Before she could think of whether there would be a better place to hide or if she might have made it to the window, panic overcame all rational thoughts, and Sara plunged to the ground, rolled under the bed, concealing the blanket still damp with perspiration. Adrenalin left no place even for expected frightened thoughts. In her chest, her heart was hammering like an animal trying to claw its way out of a cage.
Soon, the door of her bedroom opened and she could see black sneakers and the beginning of a blue inmate jumpsuit. Her breath in her throat felt like something solid, a rock that she might choke on. The man stood still for a moment then started pacing the room, each footstep a distinct thump against the wooden flooring.
“Anything, Mike?” A man shouted from downstairs.
“Doesn’t look like it,” he answered. He no longer sounded like a fairytale giant but like a young man, maybe only thirty years old. “Check the other rooms, just in case.”
He lingered only a few more minutes, still planted on his feet, sweeping the room with his eyes no doubt. This was no thorough search, Sara realized. The man didn’t open the closet which was big enough for a grown woman to hide in, didn’t check under the bed – sweet lord, the most obvious of all hiding places, what had she been thinking?
The young man walked away, calm, confident footsteps, leaving the door open as he made his way to the corridor. Before he disappeared down the stairs, Sara got a glimpse of a tall, blue-clad outline, and the briefest flash of a shaved head.
Jesus. Her fingers planted in the wooden boards, as if something from inside her were about to jump out of her skin.
This wasn’t time for wasted thoughts. Sara had to be fast, very fast, draw conclusions and figure out the best thing to do. What came as a certainty was that the men didn’t expect anyone to be in the house. Of course they didn’t. That’s why they hadn’t done a proper search. Who would visit a cabin in the woods before the holiday season? It was the middle of April.
But the invaders could only be deluded for so long. Soon enough, they’d find evidence that someone had been living here for a while – fresh food in the fridge, plates and mugs in the dishwasher. Sara had to get away now, not ten, not five minutes later. Who knew how long it would be before she was discovered and found herself outnumbered?
Struggling against the fearful urge that told her to stay hidden, tucked under that bed no matter what, Sara rolled out from beneath the bed, leaving the blanket behind. The floorboards felt rough against her bare knees, but she didn’t dare get on her feet in case the flooring should squeak under her weight – it was an old cabin. They’d had it entirely remade fifteen years ago, but she didn’t find it safe to rely on that.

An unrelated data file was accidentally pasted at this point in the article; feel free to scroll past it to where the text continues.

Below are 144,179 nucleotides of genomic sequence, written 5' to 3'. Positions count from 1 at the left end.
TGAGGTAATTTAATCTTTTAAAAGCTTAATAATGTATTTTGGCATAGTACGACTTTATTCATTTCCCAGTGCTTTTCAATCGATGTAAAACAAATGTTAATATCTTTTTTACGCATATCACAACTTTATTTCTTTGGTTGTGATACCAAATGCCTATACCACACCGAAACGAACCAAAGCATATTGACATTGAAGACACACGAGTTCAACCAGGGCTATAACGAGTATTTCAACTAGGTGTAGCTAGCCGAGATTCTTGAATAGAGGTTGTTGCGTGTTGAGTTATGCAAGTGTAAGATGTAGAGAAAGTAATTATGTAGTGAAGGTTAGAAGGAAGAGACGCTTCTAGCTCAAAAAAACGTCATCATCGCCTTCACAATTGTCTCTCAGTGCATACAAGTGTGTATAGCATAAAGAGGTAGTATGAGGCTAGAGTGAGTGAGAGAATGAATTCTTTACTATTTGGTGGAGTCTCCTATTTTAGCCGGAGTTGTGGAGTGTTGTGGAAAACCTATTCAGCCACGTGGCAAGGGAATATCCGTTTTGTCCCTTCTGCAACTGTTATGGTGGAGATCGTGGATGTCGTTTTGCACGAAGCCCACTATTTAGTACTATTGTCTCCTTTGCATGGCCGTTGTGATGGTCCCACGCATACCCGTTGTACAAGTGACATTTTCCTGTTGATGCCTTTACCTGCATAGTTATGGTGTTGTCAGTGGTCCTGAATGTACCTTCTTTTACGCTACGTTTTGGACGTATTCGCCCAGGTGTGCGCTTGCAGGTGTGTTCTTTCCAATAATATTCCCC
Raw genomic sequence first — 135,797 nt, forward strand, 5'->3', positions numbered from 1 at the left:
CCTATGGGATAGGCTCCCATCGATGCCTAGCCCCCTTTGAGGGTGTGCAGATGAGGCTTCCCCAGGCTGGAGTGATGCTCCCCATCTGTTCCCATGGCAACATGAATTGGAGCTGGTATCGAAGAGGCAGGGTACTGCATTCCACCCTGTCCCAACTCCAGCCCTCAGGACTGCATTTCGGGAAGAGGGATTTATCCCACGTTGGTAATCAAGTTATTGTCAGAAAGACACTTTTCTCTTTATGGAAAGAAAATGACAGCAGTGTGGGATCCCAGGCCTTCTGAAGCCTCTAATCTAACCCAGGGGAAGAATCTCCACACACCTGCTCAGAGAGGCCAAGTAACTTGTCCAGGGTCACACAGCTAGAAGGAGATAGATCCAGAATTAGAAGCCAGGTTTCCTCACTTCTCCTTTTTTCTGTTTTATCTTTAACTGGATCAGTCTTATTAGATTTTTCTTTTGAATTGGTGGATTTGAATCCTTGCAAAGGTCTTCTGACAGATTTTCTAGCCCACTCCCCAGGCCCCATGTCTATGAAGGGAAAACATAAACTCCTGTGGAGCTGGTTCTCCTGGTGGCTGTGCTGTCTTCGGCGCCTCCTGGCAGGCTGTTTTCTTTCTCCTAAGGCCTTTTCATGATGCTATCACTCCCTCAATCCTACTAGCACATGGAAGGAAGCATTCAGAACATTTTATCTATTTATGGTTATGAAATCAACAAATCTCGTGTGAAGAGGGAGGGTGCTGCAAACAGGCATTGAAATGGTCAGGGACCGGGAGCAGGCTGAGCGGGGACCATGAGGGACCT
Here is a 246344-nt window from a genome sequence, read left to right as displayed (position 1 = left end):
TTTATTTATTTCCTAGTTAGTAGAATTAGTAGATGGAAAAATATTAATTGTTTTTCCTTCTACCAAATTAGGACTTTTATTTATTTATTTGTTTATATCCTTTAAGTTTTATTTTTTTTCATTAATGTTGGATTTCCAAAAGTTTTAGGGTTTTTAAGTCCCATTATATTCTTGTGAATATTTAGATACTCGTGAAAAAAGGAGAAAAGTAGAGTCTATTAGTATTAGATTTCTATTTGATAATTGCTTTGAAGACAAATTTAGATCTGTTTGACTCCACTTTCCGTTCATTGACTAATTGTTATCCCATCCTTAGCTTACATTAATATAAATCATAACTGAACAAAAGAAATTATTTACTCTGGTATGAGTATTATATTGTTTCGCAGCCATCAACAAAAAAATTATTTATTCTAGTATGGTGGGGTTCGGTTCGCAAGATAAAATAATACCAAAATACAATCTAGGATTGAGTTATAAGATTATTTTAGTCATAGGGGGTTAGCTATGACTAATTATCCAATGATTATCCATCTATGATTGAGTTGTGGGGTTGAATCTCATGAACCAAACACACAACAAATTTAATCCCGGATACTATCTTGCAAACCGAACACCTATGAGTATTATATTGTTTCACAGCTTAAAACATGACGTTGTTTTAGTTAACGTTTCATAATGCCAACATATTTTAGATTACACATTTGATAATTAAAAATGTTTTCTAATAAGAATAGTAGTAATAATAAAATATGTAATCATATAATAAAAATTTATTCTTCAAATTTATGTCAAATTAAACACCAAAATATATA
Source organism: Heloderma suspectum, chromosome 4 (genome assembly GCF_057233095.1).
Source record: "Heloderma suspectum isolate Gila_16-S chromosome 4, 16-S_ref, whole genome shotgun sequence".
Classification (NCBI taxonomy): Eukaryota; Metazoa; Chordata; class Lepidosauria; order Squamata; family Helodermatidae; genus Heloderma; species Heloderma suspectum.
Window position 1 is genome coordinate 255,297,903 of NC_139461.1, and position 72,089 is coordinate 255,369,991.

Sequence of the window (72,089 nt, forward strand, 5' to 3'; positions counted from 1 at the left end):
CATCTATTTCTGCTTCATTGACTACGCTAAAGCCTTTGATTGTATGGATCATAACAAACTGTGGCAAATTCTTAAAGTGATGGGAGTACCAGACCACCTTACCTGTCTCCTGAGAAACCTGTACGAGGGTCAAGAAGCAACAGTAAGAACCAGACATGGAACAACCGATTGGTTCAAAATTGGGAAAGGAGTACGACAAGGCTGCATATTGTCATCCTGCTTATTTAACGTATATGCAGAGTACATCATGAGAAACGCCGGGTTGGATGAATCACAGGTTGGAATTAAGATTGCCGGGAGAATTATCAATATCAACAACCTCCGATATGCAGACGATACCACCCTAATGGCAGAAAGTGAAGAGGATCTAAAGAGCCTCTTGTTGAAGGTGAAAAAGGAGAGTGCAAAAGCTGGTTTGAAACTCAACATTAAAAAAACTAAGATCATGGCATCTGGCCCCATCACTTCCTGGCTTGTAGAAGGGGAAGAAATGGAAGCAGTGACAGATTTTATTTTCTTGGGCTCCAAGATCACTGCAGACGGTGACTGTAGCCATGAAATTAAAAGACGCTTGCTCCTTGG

From her kneeling position, Sara cast a glance at the window which was such a tempting way out. Before the man came up to check the bedroom, panic had blinded her enough so that making her way through the small frame seemed plausible. But it was too small, of course. She’d only alert the intruders giving it a try.
The thoughts darting through her mind were quick as thunderbolt, not all of them made sense yet it came to Sara as a genuine breath of relief – thank God I’m not high right now.
Only a few seconds had elapsed by the time Sara came up with a plan. The bathroom upstairs had a bigger window than her bedroom. She could squeeze through, she was tall but skinny, had been slender as a girl but drugs had hollowed her out like a vampire. Even six months into her recovery, she couldn’t be over a hundred and twenty. The bathroom window would do – it was her only option, so it would have to do.
On her hands and knees, Sara started slowly crawling out of the bedroom, expecting each movement to cause a clamor, expecting the men would be rushing upstairs and their footsteps would make a soul-crushing symphony, like the galloping horses of death – maybe that’s what the men were, not loose inmates, but the four horsemen of the Apocalypse.
But the flooring made no noise as Sara scrambled to the bathroom. From the corridor, she caught snatches of their conversation – one of the men seemed to have gone to the kitchen. It could only be a few minutes at most, before they realized something was off.
“Got to get rid of him,” one of the men said, matter-of-factly. “The whole idea was for him to get us a plane, he hasn’t delivered. He’s outlived his purpose.”
“We have to wait, Linc. It can’t be right now.”